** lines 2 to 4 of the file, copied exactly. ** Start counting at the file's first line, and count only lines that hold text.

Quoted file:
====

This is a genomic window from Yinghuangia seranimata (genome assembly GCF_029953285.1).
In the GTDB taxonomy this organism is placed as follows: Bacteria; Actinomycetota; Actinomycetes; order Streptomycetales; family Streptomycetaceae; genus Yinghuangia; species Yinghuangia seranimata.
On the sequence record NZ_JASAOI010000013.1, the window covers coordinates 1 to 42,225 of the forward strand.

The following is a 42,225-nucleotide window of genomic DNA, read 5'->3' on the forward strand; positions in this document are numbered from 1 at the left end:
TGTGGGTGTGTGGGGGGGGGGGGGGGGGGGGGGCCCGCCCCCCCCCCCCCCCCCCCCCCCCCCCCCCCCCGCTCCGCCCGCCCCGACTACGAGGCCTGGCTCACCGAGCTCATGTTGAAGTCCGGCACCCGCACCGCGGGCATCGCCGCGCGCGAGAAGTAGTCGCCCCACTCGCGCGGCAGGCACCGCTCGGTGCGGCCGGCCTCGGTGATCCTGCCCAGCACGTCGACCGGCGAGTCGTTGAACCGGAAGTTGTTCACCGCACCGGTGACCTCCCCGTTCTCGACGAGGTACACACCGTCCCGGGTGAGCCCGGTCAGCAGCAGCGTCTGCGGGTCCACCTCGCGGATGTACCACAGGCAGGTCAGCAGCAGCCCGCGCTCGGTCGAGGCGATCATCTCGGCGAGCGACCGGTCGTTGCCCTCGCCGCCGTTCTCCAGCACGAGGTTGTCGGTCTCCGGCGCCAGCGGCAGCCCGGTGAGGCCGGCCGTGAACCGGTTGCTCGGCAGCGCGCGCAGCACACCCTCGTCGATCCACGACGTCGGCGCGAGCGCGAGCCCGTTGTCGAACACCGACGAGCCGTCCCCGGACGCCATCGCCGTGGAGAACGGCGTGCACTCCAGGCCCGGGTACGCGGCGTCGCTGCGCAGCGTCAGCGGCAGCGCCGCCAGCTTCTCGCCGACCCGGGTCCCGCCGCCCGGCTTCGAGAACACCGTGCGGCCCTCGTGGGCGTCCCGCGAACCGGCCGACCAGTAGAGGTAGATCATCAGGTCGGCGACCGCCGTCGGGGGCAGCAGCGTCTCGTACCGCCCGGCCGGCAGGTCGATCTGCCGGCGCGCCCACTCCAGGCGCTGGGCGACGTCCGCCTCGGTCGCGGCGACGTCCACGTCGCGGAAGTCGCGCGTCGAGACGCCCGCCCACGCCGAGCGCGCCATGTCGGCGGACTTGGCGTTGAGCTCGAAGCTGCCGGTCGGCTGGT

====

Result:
In the GTDB taxonomy this organism is placed as follows: Bacteria; Actinomycetota; Actinomycetes; order Streptomycetales; family Streptomycetaceae; genus Yinghuangia; species Yinghuangia seranimata.
On the sequence record NZ_JASAOI010000013.1, the window covers coordinates 1 to 42,225 of the forward strand.

The following is a 42,225-nucleotide window of genomic DNA, read 5'->3' on the forward strand; positions in this document are numbered from 1 at the left end: